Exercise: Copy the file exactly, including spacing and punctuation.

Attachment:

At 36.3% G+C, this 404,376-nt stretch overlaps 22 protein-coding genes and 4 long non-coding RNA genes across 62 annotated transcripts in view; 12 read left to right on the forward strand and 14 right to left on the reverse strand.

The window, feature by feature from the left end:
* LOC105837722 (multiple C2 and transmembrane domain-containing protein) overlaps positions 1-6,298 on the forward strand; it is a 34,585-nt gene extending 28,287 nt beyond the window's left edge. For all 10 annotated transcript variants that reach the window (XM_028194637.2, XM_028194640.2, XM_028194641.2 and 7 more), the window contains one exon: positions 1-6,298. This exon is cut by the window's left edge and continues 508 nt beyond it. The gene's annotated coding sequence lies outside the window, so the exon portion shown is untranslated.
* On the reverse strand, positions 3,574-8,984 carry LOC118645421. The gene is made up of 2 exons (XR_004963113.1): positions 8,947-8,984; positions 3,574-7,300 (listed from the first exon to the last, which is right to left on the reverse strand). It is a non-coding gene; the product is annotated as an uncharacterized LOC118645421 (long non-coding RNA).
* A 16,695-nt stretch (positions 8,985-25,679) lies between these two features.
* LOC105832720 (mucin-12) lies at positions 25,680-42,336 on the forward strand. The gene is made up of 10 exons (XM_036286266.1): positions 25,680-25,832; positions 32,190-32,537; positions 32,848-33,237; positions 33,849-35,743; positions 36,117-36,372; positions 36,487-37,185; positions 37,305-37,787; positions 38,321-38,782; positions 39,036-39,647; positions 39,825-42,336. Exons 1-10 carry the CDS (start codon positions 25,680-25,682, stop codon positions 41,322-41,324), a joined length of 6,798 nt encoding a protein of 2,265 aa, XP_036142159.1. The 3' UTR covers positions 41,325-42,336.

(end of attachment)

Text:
At 36.3% G+C, this 404,376-nt stretch overlaps 22 protein-coding genes and 4 long non-coding RNA genes across 62 annotated transcripts in view; 12 read left to right on the forward strand and 14 right to left on the reverse strand.

The window, feature by feature from the left end:
* LOC105837722 (multiple C2 and transmembrane domain-containing protein) overlaps positions 1-6,298 on the forward strand; it is a 34,585-nt gene extending 28,287 nt beyond the window's left edge. For all 10 annotated transcript variants that reach the window (XM_028194637.2, XM_028194640.2, XM_028194641.2 and 7 more), the window contains one exon: positions 1-6,298. This exon is cut by the window's left edge and continues 508 nt beyond it. The gene's annotated coding sequence lies outside the window, so the exon portion shown is untranslated.
* On the reverse strand, positions 3,574-8,984 carry LOC118645421. The gene is made up of 2 exons (XR_004963113.1): positions 8,947-8,984; positions 3,574-7,300 (listed from the first exon to the last, which is right to left on the reverse strand). It is a non-coding gene; the product is annotated as an uncharacterized LOC118645421 (long non-coding RNA).
* A 16,695-nt stretch (positions 8,985-25,679) lies between these two features.
* LOC105832720 (mucin-12) lies at positions 25,680-42,336 on the forward strand. The gene is made up of 10 exons (XM_036286266.1): positions 25,680-25,832; positions 32,190-32,537; positions 32,848-33,237; positions 33,849-35,743; positions 36,117-36,372; positions 36,487-37,185; positions 37,305-37,787; positions 38,321-38,782; positions 39,036-39,647; positions 39,825-42,336. Exons 1-10 carry the CDS (start codon positions 25,680-25,682, stop codon positions 41,322-41,324), a joined length of 6,798 nt encoding a protein of 2,265 aa, XP_036142159.1. The 3' UTR covers positions 41,325-42,336.